Peel Tomatoes Before Preserving

Tomatoes can be preserved by freezing, canning, or drying with good results. For best results, remove the skins of all varieties of tomatoes before preserving them.

Removing tomato skin, sometimes called peeling or skinning, means removing the outer covering or skin from a fruit or vegetable, usually with a knife—like peeling an apple or a potato. My grandma said, ‘slip the skin,’ which seems more appropriate for removing the skin from a tomato. The process is simple: 

  1. Dip tomatoes in boiling water for 30 to 60 seconds until the skins split or wrinkle.
  2. Dip into cold water, slip off the skins, and remove the cores.

It is recommended that the skin of all varieties of tomatoes be removed before canning, including cherry tomatoes. If you have a lot of tomatoes and time is short, they may be frozen with skins on (or removed). When the tomatoes are thawed, the skins will slip right off. Tomatoes that have been frozen and thawed may be used in place of canned tomatoes in any recipe or canned following a tested recipe.

Removing the skins is important for these reasons:

  • Most tested recipes for tomato products were prepared and tested with skins removed. Therefore, the processing time is based on a peeled tomato unless stated otherwise. Skins may interfere with the necessary uniform heat penetration in the canning process resulting in underprocessing and an unsafe product.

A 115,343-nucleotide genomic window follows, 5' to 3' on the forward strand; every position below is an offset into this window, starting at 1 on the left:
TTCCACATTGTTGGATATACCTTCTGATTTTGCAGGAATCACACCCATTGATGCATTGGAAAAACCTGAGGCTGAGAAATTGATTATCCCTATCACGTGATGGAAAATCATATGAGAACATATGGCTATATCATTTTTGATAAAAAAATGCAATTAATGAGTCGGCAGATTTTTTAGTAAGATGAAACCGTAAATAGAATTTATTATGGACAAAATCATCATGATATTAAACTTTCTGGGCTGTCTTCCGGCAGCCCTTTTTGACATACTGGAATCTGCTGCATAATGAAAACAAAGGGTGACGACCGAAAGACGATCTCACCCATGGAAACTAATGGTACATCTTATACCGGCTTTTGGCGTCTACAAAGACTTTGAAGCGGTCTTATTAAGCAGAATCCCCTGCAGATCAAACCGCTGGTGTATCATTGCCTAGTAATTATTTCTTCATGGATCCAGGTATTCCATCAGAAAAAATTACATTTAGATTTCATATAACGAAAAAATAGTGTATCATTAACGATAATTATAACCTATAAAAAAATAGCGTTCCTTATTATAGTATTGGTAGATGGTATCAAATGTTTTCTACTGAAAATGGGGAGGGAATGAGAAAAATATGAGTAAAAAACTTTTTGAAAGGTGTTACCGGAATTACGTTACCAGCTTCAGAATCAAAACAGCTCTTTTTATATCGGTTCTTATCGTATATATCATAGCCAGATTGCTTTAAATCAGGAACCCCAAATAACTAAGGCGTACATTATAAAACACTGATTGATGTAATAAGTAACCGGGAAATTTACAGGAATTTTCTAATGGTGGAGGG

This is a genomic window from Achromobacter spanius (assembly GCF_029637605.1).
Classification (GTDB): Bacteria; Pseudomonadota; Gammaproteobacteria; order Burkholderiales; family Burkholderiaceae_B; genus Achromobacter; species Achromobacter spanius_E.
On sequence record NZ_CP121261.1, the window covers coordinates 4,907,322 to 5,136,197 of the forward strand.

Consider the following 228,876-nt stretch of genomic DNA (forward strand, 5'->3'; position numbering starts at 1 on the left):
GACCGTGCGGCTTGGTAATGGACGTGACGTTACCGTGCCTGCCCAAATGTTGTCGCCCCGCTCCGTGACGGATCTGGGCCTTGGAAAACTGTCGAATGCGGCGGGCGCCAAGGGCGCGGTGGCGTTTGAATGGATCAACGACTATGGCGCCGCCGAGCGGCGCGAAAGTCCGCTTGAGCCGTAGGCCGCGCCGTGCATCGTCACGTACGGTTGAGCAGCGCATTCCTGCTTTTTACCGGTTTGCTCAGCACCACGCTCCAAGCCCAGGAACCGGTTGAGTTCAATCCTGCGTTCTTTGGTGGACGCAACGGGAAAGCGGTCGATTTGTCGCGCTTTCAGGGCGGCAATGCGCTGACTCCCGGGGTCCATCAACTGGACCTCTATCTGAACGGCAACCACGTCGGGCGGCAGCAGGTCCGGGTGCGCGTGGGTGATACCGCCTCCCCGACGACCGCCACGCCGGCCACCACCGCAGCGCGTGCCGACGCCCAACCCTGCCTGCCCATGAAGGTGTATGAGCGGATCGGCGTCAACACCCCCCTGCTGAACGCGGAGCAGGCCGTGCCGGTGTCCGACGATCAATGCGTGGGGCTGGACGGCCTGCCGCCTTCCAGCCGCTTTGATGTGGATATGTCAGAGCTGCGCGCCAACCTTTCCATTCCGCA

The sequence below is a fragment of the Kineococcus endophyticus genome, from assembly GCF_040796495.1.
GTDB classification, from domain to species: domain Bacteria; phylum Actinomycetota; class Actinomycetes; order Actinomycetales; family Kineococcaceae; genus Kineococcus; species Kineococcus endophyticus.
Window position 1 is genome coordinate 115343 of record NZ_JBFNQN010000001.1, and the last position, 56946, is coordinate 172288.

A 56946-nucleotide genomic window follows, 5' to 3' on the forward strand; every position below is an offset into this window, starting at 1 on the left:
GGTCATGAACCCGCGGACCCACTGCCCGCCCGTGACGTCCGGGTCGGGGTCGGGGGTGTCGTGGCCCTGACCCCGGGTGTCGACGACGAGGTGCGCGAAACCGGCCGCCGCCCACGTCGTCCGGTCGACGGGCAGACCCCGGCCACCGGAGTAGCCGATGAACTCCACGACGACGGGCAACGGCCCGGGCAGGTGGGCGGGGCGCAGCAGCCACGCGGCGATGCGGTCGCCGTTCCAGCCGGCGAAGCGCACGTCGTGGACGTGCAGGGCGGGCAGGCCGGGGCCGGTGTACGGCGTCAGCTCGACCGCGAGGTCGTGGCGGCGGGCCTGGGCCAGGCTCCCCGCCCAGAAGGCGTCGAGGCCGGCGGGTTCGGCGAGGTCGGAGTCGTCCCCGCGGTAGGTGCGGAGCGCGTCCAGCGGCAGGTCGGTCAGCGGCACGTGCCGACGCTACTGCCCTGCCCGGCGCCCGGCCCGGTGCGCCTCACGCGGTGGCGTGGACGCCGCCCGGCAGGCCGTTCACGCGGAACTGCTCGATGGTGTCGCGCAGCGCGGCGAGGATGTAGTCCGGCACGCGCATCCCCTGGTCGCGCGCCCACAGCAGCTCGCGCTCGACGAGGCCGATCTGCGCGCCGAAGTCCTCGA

• The skins of fruits and vegetables are sources of bacteria, yeasts, and molds. Some of these contaminants are removed when produce is washed with cool water, but removing it all is impossible. The bacterial load is reduced by peeling or slipping the skins, resulting in a safer final product.
  • The texture of the skin may be undesirable in the finished product. Tomato skins do not break down well, often leaving chewy bits in the product.
  • The flavonols in tomato skin impart a bitter taste.

So bite the bullet and slip those tomato skins. While skinning the tomatoes might take time, it is an important step when canning tomatoes. That extra time ensures that the product is safe to consume when the jar is opened and tastes good.

For more information on freezing, canning, and drying tomatoes, check out How to Preserve Tomatoes and Preserve the Taste of Summer, Canning and Freezing Tomatoes. When canning tomatoes or tomato products, remember to acidify with commercially bottled lemon juice or citric acid to prevent the possibility of botulism.

Updated 8 June 2023, mg.

Sources:

Marlene Geiger

I am a graduate of the University of Nebraska-Lincoln with a BS in Home Economics Education and Extension and from Colorado State University with a MS in Textiles and Clothing. I enjoy spending time with family and friends, gardening, quilting, cooking, sewing, and sharing knowledge and experience with others.

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